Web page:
Streaming in schools decides futures at age five

Opinion: Ability streaming makes it impossible for those in lower groups to ever catch up and strips them of motivation and self-belief, writes Christine Rubie-Davies.

New Zealand has one of the highest ability-grouping rates in the OECD. Photo: iStock

Ability grouping is a pernicious and persistent factor of the New Zealand education system. It ensures that the social structure is maintained and by default jeopardises the future of much of our population. We are long overdue for a change to a system of mixed ability grouping that has proven efficacy internationally. So, what do we know about ability grouping and why does ability grouping, which is so ingrained in New Zealand education, not work?

In New Zealand, we have one of the highest ability-grouping rates in the OECD (only Ireland is ahead of us) and we have one of the largest disparities between our highest and lowest achievers. Further, as we are often informed, New Zealand continues to slip down the international achievement tables. None of this is a coincidence, nor a surprise.

In countries that only use mixed ability grouping, the differences in performance between their highest and lowest achievers are very small – and these countries score much higher than us in the international comparisons. A recent OECD report stated that the two factors that most predicted high levels of achievement were the degree to which students were taught in mixed ability groupings and the opportunity they were given to learn.

The opportunity to learn is the crux of the ability-grouping debate. In New Zealand, when students arrive at primary school, at five years of age, within a very short time they are assigned to an ability group for reading, mathematics, writing, and sometimes other subjects as well. The ability group that students are placed into at age six predicts the stream that students end up in when they move to secondary school, and the stream that students are in at secondary school plays a large part in the future direction of students when they leave school. Many students currently have no opportunity to move into university or to have their dream fulfilled of pursuing a profession. Much of this is down to opportunity to learn.

As soon as students are put into different ability groups, they are taught different things. What students learn in the top stream at secondary school is very different from what students in the bottom stream are taught. Similarly, the various reading, mathematics or writing groups that students are in at primary school will each be taught different things. We should not be surprised then that if students are taught different things, they learn different things.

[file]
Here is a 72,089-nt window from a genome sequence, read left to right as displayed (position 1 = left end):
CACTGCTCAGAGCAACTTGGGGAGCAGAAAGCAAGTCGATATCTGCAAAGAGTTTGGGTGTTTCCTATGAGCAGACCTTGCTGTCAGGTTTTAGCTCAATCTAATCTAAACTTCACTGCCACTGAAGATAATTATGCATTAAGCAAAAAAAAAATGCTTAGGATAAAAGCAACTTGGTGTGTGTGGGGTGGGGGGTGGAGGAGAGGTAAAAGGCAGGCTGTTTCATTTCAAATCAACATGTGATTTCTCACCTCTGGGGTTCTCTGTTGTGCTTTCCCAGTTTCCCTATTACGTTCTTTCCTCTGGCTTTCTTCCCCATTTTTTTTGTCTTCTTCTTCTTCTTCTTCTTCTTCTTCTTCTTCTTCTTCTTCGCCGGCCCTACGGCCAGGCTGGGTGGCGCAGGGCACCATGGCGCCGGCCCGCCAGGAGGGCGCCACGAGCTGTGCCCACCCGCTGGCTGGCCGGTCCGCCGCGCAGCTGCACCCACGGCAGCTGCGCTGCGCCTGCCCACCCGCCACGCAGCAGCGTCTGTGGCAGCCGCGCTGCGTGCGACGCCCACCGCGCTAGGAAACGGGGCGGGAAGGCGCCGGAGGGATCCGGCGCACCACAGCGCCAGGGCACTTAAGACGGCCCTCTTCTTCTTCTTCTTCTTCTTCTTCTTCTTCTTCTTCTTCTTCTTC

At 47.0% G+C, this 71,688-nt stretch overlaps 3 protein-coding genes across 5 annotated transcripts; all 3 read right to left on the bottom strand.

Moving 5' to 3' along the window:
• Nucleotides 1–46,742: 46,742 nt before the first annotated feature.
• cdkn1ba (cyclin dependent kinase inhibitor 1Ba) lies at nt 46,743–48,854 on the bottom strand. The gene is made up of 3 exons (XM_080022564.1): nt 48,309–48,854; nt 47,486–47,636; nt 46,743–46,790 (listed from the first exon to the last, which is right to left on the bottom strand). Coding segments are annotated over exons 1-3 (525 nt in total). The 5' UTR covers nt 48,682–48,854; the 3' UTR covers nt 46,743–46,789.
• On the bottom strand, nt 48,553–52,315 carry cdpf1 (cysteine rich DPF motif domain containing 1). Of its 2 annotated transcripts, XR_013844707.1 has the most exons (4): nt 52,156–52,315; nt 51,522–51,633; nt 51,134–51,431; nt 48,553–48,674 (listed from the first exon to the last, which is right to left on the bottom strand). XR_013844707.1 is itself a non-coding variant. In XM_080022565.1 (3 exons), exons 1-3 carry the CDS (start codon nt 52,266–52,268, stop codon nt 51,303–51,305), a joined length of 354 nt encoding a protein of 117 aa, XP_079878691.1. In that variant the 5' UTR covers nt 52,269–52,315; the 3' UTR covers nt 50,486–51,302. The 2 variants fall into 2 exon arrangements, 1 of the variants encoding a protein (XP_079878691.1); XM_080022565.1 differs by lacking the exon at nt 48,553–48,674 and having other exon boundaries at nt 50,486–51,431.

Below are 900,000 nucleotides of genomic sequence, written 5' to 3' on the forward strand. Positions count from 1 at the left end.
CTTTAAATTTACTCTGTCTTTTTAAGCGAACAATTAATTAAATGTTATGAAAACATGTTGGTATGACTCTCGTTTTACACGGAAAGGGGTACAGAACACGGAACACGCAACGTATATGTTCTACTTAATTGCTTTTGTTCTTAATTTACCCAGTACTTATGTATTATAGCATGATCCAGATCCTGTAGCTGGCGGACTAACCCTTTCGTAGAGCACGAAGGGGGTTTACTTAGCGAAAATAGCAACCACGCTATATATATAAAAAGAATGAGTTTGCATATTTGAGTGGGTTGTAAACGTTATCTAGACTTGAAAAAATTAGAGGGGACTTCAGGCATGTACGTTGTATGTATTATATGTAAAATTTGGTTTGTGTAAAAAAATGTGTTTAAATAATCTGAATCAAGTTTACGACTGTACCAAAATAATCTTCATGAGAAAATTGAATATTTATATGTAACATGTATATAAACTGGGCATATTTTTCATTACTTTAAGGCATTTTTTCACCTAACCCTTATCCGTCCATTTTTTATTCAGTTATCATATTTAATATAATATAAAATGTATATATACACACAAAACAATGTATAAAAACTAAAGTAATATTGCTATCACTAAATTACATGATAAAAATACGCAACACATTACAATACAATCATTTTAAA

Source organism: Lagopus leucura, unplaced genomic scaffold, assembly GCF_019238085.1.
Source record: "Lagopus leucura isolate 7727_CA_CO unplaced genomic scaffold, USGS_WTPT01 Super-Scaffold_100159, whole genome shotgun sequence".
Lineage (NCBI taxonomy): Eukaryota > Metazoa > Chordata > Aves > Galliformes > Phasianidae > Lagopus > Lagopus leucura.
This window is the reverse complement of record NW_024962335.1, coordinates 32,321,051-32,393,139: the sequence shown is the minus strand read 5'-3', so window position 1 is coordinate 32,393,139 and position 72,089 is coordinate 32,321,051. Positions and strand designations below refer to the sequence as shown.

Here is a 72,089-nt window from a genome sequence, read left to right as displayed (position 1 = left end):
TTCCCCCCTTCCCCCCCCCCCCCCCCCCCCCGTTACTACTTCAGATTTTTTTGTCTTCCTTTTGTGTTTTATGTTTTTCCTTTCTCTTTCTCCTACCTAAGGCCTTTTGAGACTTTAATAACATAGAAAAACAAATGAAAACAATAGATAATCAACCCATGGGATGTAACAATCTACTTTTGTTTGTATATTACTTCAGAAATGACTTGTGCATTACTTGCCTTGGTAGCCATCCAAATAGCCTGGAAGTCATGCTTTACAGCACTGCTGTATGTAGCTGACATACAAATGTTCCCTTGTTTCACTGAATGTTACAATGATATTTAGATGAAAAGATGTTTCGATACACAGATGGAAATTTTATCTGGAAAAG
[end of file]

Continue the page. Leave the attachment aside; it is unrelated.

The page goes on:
Over time, these differences become exacerbated so that, as time goes by, it becomes more and more impossible for the students in the lowest groups to ever catch up. On the other hand, in overseas studies, when students have been taken from the bottom groups and placed in higher streams, by the end of the year, they are achieving at the same level as, and often out-performing, their peers.

Further, although many parents of high achievers are in favour of ability grouping, there is actually no conclusive evidence that the best performers do any worse when they are taught in mixed ability groupings. In contrast, I remember Professor John Hattie (director of the Melbourne Educational Research Institute, University of Melbourne) about a decade ago now, finding that no matter what the decile of the school, Māori and Pasifika were always largely located in the lowest ability groups. A secondary teacher once put that very succinctly, “As you go down the streams, the students get browner.” Is this the kind of future we want for New Zealand?

I am certainly not saying that all students should go to university, but what I am saying is that all students should have the opportunity to go to university. They should be able to have a choice in their future.

Currently, many students, despite their dreams, are advised to take low-level maths or science courses at secondary school because the NCEA courses that would lead them to university are much too hard. They then find that they cannot go on to university from school. Their future has been largely pre-determined by well-meaning teachers also caught in a system that, by secondary school, has created large disparities in achievement among students.

In addition, when primary school students are put into an ability group for, let’s say, reading, it doesn’t matter if we call the groups bananas, apricots, pears or apples, the students know where they are in the hierarchy. Just imagine at five years of age, you are in the bottom group; you are still there when you are nine and then move into the bottom stream again in secondary school. Is it any wonder that students with this experience give up on school and leave early? Where is their future? It’s no surprise that they lose self-belief and motivation. Wouldn’t you?

Professor Christine Rubie-Davies is from the School of Learning, Development and Professional Practice in the Faculty of Education. She is recognised around the world for her research into the role of teacher expectations in student learning.

This article reflects the opinion of the author and not necessarily the views of the University of Auckland.

Used with permission from Newsroom Streaming in schools decides futures at age five 27 June 2021.

Media queries

Alison Sims | Research Communications Editor
09 923 4953
Mob 021 249 0089